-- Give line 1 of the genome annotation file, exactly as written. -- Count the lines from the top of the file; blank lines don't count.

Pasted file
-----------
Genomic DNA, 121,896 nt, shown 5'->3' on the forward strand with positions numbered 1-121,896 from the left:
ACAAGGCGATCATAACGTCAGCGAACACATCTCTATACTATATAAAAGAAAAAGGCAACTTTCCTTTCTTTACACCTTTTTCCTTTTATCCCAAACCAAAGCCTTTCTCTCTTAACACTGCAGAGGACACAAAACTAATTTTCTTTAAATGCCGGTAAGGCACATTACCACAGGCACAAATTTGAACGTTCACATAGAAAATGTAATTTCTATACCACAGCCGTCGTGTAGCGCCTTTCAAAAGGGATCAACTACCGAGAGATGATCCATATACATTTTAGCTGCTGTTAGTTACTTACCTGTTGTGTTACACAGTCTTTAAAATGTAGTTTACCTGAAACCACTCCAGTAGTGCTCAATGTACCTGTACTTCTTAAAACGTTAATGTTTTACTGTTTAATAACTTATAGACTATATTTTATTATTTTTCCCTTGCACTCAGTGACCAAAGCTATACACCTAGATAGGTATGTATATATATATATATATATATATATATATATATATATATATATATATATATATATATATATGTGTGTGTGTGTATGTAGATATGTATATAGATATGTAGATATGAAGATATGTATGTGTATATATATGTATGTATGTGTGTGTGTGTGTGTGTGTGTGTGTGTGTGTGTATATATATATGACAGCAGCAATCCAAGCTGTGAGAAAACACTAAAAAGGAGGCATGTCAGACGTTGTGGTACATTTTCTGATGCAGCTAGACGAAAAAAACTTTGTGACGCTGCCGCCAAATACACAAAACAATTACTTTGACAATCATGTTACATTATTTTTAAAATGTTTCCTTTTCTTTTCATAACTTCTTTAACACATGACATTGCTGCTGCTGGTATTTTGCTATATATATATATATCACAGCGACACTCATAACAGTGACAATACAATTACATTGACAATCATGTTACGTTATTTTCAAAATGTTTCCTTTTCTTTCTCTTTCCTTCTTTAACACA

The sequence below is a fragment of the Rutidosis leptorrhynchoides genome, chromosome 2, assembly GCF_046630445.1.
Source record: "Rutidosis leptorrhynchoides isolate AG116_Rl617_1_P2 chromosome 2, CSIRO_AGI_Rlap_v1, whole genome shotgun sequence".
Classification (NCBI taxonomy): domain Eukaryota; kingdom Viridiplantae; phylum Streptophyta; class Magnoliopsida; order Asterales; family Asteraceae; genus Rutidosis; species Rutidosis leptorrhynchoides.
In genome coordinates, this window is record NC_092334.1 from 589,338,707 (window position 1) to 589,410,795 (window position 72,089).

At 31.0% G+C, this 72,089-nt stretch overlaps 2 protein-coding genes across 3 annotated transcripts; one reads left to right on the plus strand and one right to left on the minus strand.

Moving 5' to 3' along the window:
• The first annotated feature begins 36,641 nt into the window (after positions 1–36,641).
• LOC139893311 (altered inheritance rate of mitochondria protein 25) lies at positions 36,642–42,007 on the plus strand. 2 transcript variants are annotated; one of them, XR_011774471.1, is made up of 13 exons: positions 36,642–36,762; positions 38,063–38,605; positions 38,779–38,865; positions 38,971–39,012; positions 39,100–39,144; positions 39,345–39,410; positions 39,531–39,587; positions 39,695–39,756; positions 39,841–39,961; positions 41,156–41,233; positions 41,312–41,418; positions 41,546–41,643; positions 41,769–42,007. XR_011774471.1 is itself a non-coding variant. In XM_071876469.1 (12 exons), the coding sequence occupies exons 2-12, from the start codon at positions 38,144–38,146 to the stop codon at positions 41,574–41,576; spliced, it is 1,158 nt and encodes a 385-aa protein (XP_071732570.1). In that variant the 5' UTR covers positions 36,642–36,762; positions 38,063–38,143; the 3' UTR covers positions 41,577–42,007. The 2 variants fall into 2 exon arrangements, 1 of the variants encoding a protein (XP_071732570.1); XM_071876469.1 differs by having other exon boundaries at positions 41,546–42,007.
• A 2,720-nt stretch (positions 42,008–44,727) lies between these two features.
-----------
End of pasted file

Genomic DNA, 121,896 nt, shown 5'->3' on the forward strand with positions numbered 1-121,896 from the left: